LARVAE and FRYWILD: not found in sediment-rich waters 17FARMFRY: net cages: covered with canvas to prevent bird predation and reduce the incidence of sunlight 9. For details of holding systems ➝ crit. 1 and 2.

JUVENILESWILD: not found in sediment-rich waters 17. Lakes: prefer shoreline closely related to the presence of aquatic vegetation 11FARM: ponds: cloudy water 17. For details of holding systems ➝ crit. 1 and 2.

ADULTSWILD:  JUVENILESFARM: for details of holding systems ➝ crit. 1.

SPAWNERS: WILD: not found in sediment-rich waters 17. Build nests (50-57 cm width x 15-16 cm depth) 3 34-30 30 29 under forested levees 30 in sandy locations 29 30 or clayey bottom with no vegetation 17 in shallow (1-1.5 m) 17 34-30 30 waters. FARM: ponds: muddy bottom 27, variable floating vegetation cover with shorelines usually covered by grass or other small plants 25. For details of holding systems ➝ crit. 1 and 2.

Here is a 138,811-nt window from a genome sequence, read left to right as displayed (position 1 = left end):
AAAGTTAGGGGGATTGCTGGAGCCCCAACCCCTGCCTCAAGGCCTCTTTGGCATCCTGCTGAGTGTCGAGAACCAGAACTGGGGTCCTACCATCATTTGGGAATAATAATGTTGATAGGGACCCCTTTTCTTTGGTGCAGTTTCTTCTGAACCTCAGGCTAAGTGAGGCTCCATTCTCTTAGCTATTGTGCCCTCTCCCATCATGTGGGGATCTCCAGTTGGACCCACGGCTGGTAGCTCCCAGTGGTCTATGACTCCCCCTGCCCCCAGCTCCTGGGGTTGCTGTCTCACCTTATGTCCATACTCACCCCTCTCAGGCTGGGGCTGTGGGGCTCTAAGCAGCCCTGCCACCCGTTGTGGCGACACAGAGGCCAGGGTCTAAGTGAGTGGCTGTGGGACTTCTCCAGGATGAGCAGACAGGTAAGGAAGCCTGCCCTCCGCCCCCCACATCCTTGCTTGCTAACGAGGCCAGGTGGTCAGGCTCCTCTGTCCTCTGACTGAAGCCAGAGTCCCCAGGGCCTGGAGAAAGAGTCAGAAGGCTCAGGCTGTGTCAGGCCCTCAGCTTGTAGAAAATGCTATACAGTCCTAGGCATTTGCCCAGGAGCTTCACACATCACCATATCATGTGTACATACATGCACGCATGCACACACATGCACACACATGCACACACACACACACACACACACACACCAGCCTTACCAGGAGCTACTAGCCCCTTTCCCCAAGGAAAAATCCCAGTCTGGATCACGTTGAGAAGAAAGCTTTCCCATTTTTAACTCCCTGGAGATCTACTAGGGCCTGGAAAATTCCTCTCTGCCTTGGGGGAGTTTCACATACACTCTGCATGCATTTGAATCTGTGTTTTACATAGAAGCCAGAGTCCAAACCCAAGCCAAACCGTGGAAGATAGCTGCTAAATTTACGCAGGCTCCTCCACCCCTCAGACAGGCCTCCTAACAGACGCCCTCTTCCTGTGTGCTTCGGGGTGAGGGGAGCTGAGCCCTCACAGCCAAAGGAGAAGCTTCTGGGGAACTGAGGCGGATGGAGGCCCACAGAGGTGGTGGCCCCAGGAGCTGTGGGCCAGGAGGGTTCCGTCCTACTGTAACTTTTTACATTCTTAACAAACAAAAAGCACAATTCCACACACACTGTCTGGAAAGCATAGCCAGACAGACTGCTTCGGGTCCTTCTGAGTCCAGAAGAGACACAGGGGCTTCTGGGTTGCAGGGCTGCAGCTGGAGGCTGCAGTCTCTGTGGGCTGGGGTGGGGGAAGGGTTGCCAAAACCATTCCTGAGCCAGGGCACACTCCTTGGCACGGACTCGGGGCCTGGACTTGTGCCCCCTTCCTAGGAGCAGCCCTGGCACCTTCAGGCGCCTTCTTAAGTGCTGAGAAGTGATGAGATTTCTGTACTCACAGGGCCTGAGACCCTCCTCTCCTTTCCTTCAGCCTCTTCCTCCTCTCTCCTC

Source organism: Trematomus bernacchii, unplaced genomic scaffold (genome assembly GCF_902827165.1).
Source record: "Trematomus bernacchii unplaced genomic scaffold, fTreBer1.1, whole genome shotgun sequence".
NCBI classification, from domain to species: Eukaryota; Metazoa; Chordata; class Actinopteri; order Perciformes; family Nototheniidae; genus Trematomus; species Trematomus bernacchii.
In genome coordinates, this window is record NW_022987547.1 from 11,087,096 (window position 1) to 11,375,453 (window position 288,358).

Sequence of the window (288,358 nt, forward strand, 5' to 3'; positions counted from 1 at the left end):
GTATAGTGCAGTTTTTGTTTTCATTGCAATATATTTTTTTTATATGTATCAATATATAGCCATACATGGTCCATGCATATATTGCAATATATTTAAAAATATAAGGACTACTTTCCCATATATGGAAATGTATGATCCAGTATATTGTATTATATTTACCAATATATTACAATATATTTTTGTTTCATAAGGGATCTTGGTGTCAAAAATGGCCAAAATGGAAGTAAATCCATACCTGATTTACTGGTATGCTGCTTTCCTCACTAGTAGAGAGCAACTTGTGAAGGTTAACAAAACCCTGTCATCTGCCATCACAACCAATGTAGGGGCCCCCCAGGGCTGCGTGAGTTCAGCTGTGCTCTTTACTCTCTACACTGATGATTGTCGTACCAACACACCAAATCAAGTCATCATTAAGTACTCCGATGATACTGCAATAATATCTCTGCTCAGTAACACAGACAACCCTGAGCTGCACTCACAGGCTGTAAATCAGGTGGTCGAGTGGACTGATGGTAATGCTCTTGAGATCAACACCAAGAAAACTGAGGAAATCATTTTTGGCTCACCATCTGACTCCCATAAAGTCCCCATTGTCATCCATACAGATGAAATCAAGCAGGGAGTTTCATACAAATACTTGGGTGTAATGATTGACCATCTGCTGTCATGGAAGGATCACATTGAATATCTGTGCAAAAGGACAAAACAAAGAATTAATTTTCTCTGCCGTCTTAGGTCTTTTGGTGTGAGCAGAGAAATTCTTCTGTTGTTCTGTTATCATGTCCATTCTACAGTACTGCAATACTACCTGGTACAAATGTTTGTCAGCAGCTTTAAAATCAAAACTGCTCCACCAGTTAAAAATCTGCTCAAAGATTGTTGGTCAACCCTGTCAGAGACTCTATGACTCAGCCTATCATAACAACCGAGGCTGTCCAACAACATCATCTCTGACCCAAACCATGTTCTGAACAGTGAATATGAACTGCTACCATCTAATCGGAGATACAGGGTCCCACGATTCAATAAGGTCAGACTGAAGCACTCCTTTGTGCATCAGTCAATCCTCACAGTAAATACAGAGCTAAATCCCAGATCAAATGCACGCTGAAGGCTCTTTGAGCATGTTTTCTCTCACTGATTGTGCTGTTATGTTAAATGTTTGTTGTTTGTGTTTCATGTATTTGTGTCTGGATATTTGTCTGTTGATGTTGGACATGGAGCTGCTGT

8  Stress

Farming involves subjecting the species to diverse procedures (e.g., handling, air exposure, short-term confinement, short-term crowding, transport), sudden parameter changes or repeated disturbances (e.g., husbandry, size-grading). What is the probability of the species not being stressed?

It is low for minimal and high-standard farming conditions. Our conclusion is based on a medium amount of evidence.

Likelihood
Potential
Certainty